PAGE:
Charity for Taxes: Not a Great Trade

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mind the gap

Photo: Flickr / limaoscarjuliet

November 13, 2012; Source: New York Times

Following the presidential election and the somewhat sluggish government response to Superstorm Sandy’s impact on the northeast, the role of government is a hot topic. An article in the New York Times notes that people tend to believe individuals respond more quickly to disasters that the government can. In fact, the article says, a study from Indiana University’s Institute on Philanthropy shows people trust nonprofits to solve society’s problems far more than they trust the government (91 percent trust nonprofits while 56 percent trust the government).

So, the argument goes, shouldn’t we take this into account? Some are calling for an adjustment to the tax code that would allow the wealthy to donate more to nonprofits while taxes and big government are cut to reduce the deficit. If predictions about deficit reduction are accurate, we could see $500 billion in cuts annually to fees and grants from the government. Given a still-sluggish economy, it is hard to believe that foundations and corporations can give much more than they currently do. Individuals donated slightly less than $300 billion to charity last year, according to the article, so that would not fill a $500 billion government gap.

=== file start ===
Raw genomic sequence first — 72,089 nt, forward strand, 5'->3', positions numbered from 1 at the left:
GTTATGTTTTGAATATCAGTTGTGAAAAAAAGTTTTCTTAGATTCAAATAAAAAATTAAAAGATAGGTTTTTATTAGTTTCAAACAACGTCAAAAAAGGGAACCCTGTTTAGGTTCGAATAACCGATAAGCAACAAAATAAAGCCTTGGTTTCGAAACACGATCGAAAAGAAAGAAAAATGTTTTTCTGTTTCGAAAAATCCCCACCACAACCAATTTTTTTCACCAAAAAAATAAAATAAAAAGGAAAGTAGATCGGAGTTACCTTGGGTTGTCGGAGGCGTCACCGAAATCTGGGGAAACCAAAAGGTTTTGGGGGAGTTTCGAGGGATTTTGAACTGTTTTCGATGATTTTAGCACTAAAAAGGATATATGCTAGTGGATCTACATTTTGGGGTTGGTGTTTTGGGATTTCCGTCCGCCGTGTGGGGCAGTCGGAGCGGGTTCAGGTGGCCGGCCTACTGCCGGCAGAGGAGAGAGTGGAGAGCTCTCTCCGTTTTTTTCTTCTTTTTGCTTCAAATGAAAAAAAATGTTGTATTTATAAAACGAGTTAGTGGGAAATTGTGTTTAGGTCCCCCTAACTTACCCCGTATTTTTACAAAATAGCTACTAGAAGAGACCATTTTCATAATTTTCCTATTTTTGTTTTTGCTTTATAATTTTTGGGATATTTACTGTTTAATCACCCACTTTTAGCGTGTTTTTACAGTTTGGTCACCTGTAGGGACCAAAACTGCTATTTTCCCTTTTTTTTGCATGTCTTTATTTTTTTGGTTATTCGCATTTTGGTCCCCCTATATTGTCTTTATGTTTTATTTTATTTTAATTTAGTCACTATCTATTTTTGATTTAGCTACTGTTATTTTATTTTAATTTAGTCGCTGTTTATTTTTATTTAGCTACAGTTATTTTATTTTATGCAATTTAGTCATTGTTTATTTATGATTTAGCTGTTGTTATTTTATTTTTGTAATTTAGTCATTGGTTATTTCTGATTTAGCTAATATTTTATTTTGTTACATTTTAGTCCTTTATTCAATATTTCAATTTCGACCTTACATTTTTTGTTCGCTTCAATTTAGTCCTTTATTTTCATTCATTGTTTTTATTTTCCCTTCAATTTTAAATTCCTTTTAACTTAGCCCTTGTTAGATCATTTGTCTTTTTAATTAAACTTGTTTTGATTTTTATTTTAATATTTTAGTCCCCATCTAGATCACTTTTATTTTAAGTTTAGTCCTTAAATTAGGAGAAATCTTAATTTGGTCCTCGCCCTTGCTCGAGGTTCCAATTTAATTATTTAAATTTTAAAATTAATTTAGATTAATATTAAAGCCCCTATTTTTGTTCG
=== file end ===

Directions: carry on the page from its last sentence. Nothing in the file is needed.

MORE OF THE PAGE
Perhaps even more important is the fact that a large percentage of contributions go not to the neediest, but to causes close to a donor’s family. For example, the article points out that one-third of donations go to religious institutions, not including hospitals and schools. We should not overlook the large amount of money donated to help build new buildings at the universities and school campuses where the wealthiest Americans have attended, or donations to the clubs and programs that these same wealthy donors’ children participate in. Meanwhile, less than 12 percent of philanthropists’ charity donations go to human services.

Deficit hawks are saying we should cut government spending on social programs and adjust the tax code to allow the wealthy to save on taxes if they make charitable contributions. But as the Times article points out, the wealthiest in our society like to give to causes on their own side of the tracks, and since it is their money, the rest of society cannot demand that they invest in causes of more widespread social benefit. Before we leap to adjusting the tax code, maybe we should remember that government may not be efficient, but it is accountable, allowing us to better ensure that money goes where it is needed. –Rob Meiksins